Editor: David Reiss
Brooklyn Law School

October 15, 2013

Georgia District Court Holds Foreclosure May Be Wrongful Where Security Deed and Note Are “Split”

By Gloria Liu

In Morgan v. Ocwen Loan Servicing, LLC, No. 1:10-cv-3555-AT (N.D.Ga. July 7, 2011), homeowner obtained a residential mortgage loan memorialized by two documents: a promissory note and a security deed. The original grantee of the promissory note was Guaranteed Rate. The original grantee of the security deed was MERS “as nominee” for Guaranteed Rate and its successors and assigns. Guaranteed Rate later transferred the note to Taylor, Bean & Whitaker. Subsequently, MERS executed a purported assignment of the security deed to Ocwen.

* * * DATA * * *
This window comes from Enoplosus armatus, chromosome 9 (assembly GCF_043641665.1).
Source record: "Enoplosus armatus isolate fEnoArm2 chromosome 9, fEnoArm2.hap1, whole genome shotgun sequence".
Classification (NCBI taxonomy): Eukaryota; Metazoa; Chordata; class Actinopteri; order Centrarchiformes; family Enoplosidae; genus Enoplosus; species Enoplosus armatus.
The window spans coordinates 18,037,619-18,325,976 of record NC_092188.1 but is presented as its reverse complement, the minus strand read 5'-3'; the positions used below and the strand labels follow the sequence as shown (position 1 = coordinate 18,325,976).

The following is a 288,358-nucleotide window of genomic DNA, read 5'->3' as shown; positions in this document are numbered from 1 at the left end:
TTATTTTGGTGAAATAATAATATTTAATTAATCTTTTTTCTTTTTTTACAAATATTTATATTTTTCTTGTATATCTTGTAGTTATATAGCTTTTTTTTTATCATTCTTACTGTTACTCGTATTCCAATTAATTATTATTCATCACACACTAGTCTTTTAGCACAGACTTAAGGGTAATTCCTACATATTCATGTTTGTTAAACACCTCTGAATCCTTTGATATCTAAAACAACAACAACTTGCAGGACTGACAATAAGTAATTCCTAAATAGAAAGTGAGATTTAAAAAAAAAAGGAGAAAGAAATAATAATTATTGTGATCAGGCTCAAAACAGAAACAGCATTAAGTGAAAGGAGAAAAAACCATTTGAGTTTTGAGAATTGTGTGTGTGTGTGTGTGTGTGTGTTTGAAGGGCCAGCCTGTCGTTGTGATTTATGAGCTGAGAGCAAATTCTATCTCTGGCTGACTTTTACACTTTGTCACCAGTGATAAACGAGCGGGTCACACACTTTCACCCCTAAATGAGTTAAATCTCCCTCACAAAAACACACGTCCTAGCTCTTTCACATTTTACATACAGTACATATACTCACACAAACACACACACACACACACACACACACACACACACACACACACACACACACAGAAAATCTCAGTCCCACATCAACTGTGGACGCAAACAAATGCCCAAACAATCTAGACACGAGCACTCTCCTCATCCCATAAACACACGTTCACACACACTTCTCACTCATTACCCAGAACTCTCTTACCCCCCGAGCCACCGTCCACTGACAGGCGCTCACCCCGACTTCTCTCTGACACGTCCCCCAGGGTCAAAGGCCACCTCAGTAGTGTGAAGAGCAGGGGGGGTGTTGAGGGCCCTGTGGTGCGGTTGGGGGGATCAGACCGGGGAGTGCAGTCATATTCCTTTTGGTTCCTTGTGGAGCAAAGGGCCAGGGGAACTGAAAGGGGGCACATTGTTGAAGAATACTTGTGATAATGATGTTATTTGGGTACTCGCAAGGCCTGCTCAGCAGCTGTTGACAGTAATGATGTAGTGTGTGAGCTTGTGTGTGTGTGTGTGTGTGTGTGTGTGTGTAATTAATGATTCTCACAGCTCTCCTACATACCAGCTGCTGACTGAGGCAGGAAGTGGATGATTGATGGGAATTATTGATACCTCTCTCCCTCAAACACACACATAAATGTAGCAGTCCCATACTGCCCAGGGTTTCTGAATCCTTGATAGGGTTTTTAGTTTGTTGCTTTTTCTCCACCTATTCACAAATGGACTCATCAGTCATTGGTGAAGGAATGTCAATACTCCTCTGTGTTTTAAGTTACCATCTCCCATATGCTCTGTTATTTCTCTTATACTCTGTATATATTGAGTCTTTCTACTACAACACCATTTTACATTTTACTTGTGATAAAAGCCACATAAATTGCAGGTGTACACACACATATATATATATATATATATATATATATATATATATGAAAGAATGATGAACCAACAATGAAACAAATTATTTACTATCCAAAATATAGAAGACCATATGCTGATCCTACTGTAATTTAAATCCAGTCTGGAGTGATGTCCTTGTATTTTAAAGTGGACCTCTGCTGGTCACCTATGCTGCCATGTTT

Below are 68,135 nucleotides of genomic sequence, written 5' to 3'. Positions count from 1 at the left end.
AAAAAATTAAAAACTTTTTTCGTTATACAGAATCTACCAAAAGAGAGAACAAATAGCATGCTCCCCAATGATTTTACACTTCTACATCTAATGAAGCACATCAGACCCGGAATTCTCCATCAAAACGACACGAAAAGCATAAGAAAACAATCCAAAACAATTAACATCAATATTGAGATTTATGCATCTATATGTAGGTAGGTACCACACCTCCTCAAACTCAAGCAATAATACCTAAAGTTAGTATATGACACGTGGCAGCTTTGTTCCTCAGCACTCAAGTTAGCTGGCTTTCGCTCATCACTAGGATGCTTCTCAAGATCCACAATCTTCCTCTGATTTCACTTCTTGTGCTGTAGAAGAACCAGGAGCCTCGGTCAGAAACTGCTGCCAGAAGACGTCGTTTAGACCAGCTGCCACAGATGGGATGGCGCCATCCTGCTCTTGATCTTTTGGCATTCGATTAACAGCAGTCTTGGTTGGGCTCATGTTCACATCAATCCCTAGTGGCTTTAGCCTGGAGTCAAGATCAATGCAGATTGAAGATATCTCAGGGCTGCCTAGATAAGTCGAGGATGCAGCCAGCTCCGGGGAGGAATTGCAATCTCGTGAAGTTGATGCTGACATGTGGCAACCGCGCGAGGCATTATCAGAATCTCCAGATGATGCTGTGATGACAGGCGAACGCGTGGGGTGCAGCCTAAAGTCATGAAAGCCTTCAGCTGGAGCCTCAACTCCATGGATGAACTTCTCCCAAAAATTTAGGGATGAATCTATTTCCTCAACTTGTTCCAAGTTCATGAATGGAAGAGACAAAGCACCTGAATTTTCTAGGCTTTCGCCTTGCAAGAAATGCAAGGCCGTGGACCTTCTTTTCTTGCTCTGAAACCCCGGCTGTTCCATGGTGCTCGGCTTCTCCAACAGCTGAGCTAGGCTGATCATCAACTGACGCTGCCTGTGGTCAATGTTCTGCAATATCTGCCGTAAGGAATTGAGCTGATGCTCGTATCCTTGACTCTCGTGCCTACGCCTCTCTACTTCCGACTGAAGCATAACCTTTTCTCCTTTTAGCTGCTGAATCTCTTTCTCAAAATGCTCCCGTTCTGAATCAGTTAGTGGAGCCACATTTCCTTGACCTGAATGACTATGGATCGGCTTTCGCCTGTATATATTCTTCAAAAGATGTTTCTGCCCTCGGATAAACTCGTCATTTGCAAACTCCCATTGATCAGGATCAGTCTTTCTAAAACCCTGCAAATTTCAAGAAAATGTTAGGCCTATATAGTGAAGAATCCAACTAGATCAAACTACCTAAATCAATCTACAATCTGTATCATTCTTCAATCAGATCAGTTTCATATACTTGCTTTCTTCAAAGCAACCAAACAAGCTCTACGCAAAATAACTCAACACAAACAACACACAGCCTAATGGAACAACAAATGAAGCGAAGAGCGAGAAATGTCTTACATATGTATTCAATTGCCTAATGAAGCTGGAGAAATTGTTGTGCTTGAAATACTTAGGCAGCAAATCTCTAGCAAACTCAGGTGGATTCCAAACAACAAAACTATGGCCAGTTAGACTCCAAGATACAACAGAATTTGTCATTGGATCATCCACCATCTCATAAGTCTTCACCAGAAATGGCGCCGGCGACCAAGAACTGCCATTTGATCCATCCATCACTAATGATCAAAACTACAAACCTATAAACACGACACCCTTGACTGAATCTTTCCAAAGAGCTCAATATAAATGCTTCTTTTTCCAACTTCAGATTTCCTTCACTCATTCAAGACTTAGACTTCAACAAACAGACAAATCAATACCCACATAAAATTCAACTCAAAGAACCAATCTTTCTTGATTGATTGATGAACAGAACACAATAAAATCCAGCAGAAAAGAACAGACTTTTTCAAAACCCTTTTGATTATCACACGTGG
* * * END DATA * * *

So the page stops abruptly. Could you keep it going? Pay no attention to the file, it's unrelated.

The court rejected the argument that the security deed is void because of the fact that MERS was named as the grantee-as-nominee in the security deed rather than Guarantee Rate, the actual lender and payee on the note. It reasoned that the argument is is unsupported by Georgia law as separation of the note and security deed creates a question of what entity would have the authority to foreclose, but does not render either instrument void.

In addressing the question of wrongful foreclosure, the court held it need not reach the question of whether an agent for the holder of the debt can carry out a power of sale foreclosure under Georgia law, as Ocwen did not advertise the foreclosure as agent for any disclosed principal.

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